ORI FLOMINS' HATHA VINYASA
By Martina Ruhsam
Ori Flomin is looking at the workshop participants, asking whether anyone has any special requests for the last class. "An easy class", one woman says. The exhaustion is visible in almost all of the attendants' faces. 25 men and women - professional dancers, advanced practitioners and some rather unexperienced beginners -, equipped with blue yoga mats and bricks, lie down on the floor in a circle, ready for sharing the practise of yoga and their presence for the next one and a half hours.
The class starts with Pranayama, a breathing exercise which aims at learning proper breathing. From a Yogic point of view, proper breathing means bringing more oxygen to the blood and the brain, and to control Prana or the vital life energy. Etymologically derived from the words "Prana" (life energy), "Yama" (discipline, control) and "Ayama" (extension), it is also a technique of self-discipline.
Everybody is lying on the floor, sending their breath through the neck, the sacrum, the back and the stomach. Once the inner gaze has calmed down, relaxing in a confident awareness, it is time to sit up and send a long tone through the body and the space surrounding it. Already in a sitting position, elements of the most famous Yoga exercise, the Sunprayer, are practised.
It is interesting to see how easy it is to make out the different techniques that people are usually trained in from just one simple yoga exercise; how technical backgrounds and systems are embedded within every movement of each practicioner. Through watching the people on the course, my own gaze is slowly changing, softening and sharpening at the same time. The movements of two flies, constantly circling around me, seem smoother than at the beginning of the class.
The art of letting go
Ori Flomin teaches Hatha Vinyasa Yoga. He considers this Yoga technique to be especially helpful for dancers, because, in Hatha Vinyasa Yoga, the classical Hatha Yoga positions (Asanas) are connected to a rhythmic course of motion. "Vinyasa" means "The Art of Sequencing". It is the art of connecting all the colours of a palette in an expedient way. Ori Flomin partly joins the group in practising the exercises that already seem to be quite incorporated. But he mostly observes how people move while simultaneously verbally instructing them with utter complexity, clearness and fluidity in every movement. His voice is guiding the participants through a sequence of exercises, while he is correcting certain participants in their postures by touching the body parts that should either guide the movement or be more released.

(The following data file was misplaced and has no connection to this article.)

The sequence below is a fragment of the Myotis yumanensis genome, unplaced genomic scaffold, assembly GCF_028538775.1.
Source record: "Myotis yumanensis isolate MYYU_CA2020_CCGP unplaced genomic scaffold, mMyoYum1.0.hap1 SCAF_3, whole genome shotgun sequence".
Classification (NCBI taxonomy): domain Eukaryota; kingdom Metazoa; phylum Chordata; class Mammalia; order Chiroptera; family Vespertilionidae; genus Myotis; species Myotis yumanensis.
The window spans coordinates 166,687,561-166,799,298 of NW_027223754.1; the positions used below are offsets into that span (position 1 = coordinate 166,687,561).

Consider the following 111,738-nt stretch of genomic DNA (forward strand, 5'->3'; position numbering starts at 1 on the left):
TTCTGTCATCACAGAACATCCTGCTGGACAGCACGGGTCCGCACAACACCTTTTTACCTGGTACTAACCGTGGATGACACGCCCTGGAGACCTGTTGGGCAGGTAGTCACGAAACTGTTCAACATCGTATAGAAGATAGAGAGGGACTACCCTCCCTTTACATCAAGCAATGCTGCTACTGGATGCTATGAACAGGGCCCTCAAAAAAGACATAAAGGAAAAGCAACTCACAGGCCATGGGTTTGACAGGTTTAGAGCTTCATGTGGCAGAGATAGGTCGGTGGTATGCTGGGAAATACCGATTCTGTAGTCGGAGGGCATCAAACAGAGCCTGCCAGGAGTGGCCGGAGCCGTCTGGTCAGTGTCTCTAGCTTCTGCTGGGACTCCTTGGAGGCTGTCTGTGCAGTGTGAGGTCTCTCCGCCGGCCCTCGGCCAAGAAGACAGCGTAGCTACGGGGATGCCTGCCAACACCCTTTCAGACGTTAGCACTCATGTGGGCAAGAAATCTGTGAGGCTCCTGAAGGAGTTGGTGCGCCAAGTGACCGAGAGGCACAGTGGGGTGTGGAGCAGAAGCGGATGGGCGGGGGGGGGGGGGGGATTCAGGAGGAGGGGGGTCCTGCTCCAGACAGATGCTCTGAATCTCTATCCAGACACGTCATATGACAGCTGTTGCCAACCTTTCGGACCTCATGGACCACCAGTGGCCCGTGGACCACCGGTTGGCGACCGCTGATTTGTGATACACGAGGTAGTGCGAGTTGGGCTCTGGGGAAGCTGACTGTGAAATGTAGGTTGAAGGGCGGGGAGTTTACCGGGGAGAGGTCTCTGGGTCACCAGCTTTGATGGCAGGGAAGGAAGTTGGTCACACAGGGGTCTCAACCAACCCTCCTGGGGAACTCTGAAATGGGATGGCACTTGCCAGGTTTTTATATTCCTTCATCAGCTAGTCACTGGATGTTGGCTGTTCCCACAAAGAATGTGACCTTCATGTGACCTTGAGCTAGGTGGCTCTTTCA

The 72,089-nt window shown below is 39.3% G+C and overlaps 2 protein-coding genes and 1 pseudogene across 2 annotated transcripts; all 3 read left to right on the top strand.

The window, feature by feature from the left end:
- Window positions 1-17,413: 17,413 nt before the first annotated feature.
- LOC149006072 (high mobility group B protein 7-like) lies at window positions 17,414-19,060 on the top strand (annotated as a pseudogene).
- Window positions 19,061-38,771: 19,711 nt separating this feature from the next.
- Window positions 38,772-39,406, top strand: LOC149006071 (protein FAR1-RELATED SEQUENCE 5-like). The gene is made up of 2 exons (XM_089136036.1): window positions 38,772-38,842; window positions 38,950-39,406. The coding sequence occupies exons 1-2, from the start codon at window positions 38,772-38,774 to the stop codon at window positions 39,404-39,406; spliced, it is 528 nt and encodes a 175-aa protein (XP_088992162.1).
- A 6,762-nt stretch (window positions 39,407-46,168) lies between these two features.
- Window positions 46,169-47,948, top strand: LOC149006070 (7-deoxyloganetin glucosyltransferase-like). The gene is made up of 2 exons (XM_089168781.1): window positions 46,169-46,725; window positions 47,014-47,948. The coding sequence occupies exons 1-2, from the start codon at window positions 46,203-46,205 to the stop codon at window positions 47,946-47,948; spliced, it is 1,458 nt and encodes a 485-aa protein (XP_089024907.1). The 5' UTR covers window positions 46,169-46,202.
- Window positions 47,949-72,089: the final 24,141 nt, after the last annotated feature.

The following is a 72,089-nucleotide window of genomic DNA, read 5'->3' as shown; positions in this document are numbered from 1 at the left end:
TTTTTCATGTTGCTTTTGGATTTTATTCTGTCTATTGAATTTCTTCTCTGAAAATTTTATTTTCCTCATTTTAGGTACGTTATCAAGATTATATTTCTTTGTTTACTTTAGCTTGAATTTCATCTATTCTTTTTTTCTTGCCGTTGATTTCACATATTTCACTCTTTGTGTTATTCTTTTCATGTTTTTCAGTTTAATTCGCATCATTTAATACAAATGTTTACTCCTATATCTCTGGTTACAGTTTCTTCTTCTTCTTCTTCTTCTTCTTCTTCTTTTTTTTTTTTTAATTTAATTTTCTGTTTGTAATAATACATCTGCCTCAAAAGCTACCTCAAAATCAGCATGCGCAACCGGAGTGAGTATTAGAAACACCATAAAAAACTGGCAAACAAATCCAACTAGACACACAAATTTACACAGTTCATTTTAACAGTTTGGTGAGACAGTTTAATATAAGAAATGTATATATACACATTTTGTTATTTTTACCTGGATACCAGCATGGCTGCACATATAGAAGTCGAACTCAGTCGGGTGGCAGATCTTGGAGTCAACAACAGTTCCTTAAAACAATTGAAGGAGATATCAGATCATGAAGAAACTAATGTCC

He wants the participants to try to find out what it means to let go, also in their minds, what it means to release. The chorus of the music in the background says "Just keep trying, just keep trying". If the mind is a muscle, as Yvonne Rainer claims, then it should be possible to discover a release technique and flexibility training for our thoughts. The seperation into body and mind is obsolete, every physical exercise is a mental one and vice versa.
Bend the knees
Sitbones pulling back
Connecting the leg with the floor
Leg into the floor
And pushing the floor
Open the waist ...
The constant rhythm of movements, practised simultaneously with calm background music, produces a meditative atmosphere - yet the exercises are extremly active and physically challenging. "If a posture is not possible, the task is to visualize it in your mind. You will eventually get there", says Ori Flomin.
The transition from one posture to the next happens quite fast, there is not a lot of time to feel each position and to analyze how it affects the whole body-structure. Almost every in- or exhalation is connected to a certain movement. But there are some time-islands at specific moments where it is possible to selfishly concentrate on the effects that a movement produces in one's own body. "Isn´t that fun?", Flomin asks when all the participants are balancing on one leg, while doing a slow movement with the arms. "The aftereffect is really good!"
The challenge of not being stressed
Flomin tries to explain that everybody should get to a stage where they are challenged but not stressed. Bands help to stretch legs that are not so flexible yet and the bricks are there to abate the distance to the floor, thus helping participants to allay some stretchings. While Simon and Garfunkel are singing the "sound of silence", the weight of the body is used to enforce the stretching of a partner.
When the participants are practising the "frog" it becomes apparent that a lot of people in the group are very experienced. Even though the program says that the course is a level 0, the title of the course - "Yoga for dancers" - still is accurate. After practising an inversion of one's own choice (handstand, headstand, forearmstand), the class finishes with a Pranayama-exercise. Ori Flomin turns down the lights for the remaining minutes of the session. "Take your breath with you", he shouts while the participants slowly spread out across the room, taking bags and shoes and water bottles with them in order to leave for the next class.
(August 11, 2008)